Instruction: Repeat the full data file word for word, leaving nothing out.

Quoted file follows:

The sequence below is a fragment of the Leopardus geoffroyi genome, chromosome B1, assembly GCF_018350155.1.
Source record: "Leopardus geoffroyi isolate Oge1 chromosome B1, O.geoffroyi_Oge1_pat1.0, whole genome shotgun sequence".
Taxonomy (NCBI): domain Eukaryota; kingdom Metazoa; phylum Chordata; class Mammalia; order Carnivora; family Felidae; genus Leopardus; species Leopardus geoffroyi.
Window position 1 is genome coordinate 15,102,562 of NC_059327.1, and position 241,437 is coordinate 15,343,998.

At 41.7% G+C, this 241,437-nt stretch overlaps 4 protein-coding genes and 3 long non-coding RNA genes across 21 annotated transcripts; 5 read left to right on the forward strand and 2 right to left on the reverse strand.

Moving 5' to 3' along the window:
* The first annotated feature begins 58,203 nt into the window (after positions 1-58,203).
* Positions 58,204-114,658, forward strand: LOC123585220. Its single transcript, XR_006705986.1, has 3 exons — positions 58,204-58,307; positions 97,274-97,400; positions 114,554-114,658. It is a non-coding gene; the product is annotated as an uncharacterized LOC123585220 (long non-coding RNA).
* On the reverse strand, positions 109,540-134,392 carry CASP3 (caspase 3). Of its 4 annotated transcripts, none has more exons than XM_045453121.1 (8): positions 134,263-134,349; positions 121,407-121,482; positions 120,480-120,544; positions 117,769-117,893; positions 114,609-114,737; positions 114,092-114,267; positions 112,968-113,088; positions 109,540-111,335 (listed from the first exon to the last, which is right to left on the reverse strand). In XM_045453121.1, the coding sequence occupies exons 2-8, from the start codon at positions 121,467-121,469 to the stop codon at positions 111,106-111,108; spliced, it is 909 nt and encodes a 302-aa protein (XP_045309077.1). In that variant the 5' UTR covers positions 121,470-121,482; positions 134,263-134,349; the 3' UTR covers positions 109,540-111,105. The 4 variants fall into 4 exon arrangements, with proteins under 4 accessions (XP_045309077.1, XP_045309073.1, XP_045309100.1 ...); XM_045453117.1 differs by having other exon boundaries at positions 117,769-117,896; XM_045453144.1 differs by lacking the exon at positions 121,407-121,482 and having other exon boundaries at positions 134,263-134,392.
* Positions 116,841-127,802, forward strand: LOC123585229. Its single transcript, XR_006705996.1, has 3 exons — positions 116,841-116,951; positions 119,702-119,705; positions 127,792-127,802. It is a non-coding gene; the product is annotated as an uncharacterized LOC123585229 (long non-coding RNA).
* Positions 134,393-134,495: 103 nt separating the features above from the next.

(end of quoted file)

The sequence below is a fragment of the Leopardus geoffroyi genome, chromosome B1, assembly GCF_018350155.1.
Source record: "Leopardus geoffroyi isolate Oge1 chromosome B1, O.geoffroyi_Oge1_pat1.0, whole genome shotgun sequence".
Taxonomy (NCBI): domain Eukaryota; kingdom Metazoa; phylum Chordata; class Mammalia; order Carnivora; family Felidae; genus Leopardus; species Leopardus geoffroyi.
Window position 1 is genome coordinate 15,102,562 of NC_059327.1, and position 241,437 is coordinate 15,343,998.

At 41.7% G+C, this 241,437-nt stretch overlaps 4 protein-coding genes and 3 long non-coding RNA genes across 21 annotated transcripts; 5 read left to right on the forward strand and 2 right to left on the reverse strand.

Moving 5' to 3' along the window:
* The first annotated feature begins 58,203 nt into the window (after positions 1-58,203).
* Positions 58,204-114,658, forward strand: LOC123585220. Its single transcript, XR_006705986.1, has 3 exons — positions 58,204-58,307; positions 97,274-97,400; positions 114,554-114,658. It is a non-coding gene; the product is annotated as an uncharacterized LOC123585220 (long non-coding RNA).
* On the reverse strand, positions 109,540-134,392 carry CASP3 (caspase 3). Of its 4 annotated transcripts, none has more exons than XM_045453121.1 (8): positions 134,263-134,349; positions 121,407-121,482; positions 120,480-120,544; positions 117,769-117,893; positions 114,609-114,737; positions 114,092-114,267; positions 112,968-113,088; positions 109,540-111,335 (listed from the first exon to the last, which is right to left on the reverse strand). In XM_045453121.1, the coding sequence occupies exons 2-8, from the start codon at positions 121,467-121,469 to the stop codon at positions 111,106-111,108; spliced, it is 909 nt and encodes a 302-aa protein (XP_045309077.1). In that variant the 5' UTR covers positions 121,470-121,482; positions 134,263-134,349; the 3' UTR covers positions 109,540-111,105. The 4 variants fall into 4 exon arrangements, with proteins under 4 accessions (XP_045309077.1, XP_045309073.1, XP_045309100.1 ...); XM_045453117.1 differs by having other exon boundaries at positions 117,769-117,896; XM_045453144.1 differs by lacking the exon at positions 121,407-121,482 and having other exon boundaries at positions 134,263-134,392.
* Positions 116,841-127,802, forward strand: LOC123585229. Its single transcript, XR_006705996.1, has 3 exons — positions 116,841-116,951; positions 119,702-119,705; positions 127,792-127,802. It is a non-coding gene; the product is annotated as an uncharacterized LOC123585229 (long non-coding RNA).
* Positions 134,393-134,495: 103 nt separating the features above from the next.